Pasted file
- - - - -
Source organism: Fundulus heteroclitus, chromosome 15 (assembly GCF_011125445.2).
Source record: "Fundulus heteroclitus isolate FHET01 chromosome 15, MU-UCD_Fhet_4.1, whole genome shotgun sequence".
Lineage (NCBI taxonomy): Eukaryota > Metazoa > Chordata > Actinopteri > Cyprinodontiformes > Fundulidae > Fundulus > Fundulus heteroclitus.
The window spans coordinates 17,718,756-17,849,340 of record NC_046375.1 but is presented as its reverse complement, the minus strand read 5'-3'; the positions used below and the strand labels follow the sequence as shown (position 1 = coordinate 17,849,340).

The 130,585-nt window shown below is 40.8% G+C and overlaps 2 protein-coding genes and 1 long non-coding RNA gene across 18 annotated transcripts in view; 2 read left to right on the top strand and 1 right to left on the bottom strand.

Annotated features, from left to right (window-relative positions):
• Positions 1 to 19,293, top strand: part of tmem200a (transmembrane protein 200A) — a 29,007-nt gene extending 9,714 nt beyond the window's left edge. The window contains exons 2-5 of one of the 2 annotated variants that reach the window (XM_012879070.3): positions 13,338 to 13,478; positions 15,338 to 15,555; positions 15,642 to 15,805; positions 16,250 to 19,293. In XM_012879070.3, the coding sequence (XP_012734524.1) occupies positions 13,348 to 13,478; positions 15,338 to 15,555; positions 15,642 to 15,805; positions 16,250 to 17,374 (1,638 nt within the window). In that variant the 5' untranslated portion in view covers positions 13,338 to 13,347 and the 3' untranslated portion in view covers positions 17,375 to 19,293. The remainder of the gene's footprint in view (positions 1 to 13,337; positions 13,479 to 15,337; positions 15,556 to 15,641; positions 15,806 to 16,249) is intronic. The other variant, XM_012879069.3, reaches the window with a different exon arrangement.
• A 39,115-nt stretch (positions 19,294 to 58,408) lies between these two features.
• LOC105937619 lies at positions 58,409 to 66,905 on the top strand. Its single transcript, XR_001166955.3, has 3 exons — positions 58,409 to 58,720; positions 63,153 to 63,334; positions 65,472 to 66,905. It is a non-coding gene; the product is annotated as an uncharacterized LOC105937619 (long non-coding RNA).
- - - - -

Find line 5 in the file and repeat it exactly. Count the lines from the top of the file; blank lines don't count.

The 130,585-nt window shown below is 40.8% G+C and overlaps 2 protein-coding genes and 1 long non-coding RNA gene across 18 annotated transcripts in view; 2 read left to right on the top strand and 1 right to left on the bottom strand.